A Journal of People report
Reports regularly expose the mainstream media (MSM) Following are two reports:
Israeli military contract. Google employees protest.
Google employees protesting the company’s Project Nimbus contract with Amazon Web Services and the Israel Defense Forces (IDF) have gone public with a week of protest actions set to culminate in a multi-city demonstration headlined No Tech for Apartheid.
A multiethnic, multireligious group of Googlers calling themselves Jewish Diaspora in Tech hopes to pressure the tech giant into dropping the mammoth $1.2 billion contract on moral grounds, arguing that by allowing Israel access to its most sophisticated machine learning and AI technology, Google is enabling heinous crimes against the occupied Palestinian population.
Google marketing manager and leading anti-Nimbus advocate Ariel Koren announced her resignation on Tuesday after what she described as a pattern of hostility and retaliation from management.
After seven years with the company, Koren said she was presented with an ultimatum – move from San Francisco to Google’s Brazil office or quit – over her efforts lobbying against the project.
“Google is aggressively pursuing military contracts and stripping away the voices of its employees through a pattern of silencing a retaliation towards me and many others,” Koren wrote in her resignation letter published on Medium. The secretive effort to provide an “all-encompassing cloud solution” powered by the company’s most advanced technology has seen Google abandon its prized transparency so much that employees have no idea what the tech they’re selling the IDF will really be used for.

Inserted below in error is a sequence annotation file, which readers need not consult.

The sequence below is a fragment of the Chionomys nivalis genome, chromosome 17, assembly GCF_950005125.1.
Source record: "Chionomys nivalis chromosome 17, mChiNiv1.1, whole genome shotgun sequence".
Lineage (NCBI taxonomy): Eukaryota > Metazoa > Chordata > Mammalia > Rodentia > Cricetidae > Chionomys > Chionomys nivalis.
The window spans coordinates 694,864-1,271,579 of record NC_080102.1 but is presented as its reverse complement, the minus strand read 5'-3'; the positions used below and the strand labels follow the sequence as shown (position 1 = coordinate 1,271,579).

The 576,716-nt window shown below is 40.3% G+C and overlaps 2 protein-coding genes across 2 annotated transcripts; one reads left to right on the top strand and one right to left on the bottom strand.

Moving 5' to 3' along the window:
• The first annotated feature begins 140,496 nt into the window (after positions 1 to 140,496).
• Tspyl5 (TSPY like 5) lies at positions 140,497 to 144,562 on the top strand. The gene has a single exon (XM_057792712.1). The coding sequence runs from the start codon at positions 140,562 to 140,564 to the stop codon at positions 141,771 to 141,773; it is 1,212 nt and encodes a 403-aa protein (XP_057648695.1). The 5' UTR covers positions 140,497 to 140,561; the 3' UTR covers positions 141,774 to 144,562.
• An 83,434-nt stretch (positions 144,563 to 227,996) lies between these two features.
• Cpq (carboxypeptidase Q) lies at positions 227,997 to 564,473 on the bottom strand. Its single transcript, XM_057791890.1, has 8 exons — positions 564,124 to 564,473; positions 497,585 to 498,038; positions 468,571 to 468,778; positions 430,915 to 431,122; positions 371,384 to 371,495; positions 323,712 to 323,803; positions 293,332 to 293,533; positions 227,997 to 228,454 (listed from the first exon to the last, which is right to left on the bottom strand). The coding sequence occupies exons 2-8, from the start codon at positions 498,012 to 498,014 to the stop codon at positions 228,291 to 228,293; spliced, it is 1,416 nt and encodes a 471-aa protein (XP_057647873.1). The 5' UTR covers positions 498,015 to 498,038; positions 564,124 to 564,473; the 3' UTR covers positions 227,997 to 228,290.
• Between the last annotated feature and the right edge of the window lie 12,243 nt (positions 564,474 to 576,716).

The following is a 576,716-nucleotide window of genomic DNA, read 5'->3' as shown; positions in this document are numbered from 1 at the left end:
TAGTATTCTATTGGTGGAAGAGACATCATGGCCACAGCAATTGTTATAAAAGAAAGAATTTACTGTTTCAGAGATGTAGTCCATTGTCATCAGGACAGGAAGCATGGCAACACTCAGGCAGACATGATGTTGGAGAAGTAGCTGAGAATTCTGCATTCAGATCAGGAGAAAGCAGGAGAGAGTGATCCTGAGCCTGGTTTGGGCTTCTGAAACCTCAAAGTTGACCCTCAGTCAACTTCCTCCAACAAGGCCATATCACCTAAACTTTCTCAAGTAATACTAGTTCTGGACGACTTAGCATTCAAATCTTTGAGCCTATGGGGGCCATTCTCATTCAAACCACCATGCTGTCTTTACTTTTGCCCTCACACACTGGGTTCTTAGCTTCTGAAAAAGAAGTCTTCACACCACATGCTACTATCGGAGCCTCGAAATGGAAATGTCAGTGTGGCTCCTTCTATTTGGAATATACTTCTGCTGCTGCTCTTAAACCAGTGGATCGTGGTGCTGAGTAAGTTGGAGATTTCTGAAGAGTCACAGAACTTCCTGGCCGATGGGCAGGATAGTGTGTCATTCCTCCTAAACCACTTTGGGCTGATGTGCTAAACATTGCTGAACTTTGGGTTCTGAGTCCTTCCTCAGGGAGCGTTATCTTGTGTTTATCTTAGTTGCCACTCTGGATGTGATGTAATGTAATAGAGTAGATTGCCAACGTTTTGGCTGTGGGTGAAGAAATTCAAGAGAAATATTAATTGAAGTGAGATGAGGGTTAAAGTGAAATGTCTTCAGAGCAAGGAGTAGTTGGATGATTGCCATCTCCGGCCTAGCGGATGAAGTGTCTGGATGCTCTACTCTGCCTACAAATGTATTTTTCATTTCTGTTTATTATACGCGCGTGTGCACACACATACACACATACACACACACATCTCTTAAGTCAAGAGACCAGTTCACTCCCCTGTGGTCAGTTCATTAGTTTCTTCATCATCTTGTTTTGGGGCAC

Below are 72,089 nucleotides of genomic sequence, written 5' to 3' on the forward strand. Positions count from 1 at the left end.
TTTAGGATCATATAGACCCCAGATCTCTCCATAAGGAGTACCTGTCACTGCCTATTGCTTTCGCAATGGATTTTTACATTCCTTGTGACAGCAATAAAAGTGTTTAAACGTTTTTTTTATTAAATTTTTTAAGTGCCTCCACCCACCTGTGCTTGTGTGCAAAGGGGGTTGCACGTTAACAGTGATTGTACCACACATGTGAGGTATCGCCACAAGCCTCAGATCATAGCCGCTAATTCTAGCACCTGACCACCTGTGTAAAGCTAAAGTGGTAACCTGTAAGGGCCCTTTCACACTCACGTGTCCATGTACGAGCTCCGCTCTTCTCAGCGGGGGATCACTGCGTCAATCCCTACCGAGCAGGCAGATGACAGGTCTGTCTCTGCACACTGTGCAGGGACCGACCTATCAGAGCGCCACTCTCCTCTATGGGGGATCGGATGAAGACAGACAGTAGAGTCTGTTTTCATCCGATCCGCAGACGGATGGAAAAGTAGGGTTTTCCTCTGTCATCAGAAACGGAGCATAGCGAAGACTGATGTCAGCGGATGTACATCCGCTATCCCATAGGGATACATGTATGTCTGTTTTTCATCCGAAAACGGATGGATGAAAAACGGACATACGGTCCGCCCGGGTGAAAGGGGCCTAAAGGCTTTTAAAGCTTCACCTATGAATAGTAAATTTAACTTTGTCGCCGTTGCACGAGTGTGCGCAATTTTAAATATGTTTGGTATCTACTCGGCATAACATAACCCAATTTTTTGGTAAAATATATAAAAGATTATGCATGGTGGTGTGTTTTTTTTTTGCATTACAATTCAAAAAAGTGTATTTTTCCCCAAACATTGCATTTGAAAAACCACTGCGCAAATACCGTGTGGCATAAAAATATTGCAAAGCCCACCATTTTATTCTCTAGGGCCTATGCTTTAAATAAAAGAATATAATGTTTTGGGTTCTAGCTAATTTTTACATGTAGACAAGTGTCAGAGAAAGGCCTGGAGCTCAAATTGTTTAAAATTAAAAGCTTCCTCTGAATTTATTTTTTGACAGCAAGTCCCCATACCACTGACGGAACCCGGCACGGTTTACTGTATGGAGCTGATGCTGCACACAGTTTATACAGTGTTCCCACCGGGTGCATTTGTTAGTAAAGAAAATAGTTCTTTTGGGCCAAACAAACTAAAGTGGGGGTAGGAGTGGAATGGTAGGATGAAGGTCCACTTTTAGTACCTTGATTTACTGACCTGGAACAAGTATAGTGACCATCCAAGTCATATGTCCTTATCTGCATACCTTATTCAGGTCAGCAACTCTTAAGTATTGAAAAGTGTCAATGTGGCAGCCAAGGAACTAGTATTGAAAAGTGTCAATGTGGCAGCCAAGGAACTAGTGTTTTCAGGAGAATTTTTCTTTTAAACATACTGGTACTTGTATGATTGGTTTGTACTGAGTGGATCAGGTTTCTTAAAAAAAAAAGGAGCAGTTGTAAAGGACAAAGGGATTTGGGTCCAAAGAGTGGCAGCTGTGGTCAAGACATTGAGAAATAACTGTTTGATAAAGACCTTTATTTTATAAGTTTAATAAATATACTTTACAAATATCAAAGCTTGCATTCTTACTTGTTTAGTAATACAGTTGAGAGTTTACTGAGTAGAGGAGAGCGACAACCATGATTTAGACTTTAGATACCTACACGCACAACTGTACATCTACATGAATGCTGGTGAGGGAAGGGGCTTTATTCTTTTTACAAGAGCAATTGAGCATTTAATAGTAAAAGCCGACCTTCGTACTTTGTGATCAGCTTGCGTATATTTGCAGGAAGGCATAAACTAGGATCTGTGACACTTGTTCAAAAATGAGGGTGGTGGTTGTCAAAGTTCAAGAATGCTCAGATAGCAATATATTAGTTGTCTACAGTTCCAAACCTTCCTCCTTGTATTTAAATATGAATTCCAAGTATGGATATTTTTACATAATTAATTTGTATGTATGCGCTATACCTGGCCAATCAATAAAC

Koren and her colleagues are merely seeking basic transparency regarding what their labor will be used to do, she told Peacock TV, explaining that under the current regime, “we don’t understand the extent to which [our work] is going to be used to perpetrate systemic human rights violations by an by an agency and by a military that we know violates human rights in an extremely egregious and atrocious way every single day.”
Worse, the Nimbus contract explicitly bars Google or Amazon from exerting control over how their services are used by the IDF.
Since the launch of Project Nimbus, Google has become an aggressively anti-Palestinian place to work, according to 15 employees whose recorded testimonials were released to coincide with Koren’s resignation. Google employees can no longer even “express any opinion of disagreement of the war waged on Palestinians without being called into an HR meeting with the threat of retaliation,” one Palestinian Googler said, while another was told using the phrase “support Palestine” was offensive.
“I feel like I am making a living off the oppression of my family back home,” a third anonymous employee lamented.
They also charge that Project Nimbus violates Google’s vaunted AI code of ethics, which prohibits the company from using AI to cause harm, develop weapons, or conduct surveillance in violation of international norms. The code was devised after employee activism scuttled Project Maven, a Pentagon initiative that would have used Google’s AI to analyze drone surveillance footage for the purpose of improving targeting.
While Google declined to comment regarding specifics of Project Nimbus, a spokeswoman dismissed Koren’s claims regarding retaliation by management, explaining they had been “thoroughly investigated” and found baseless.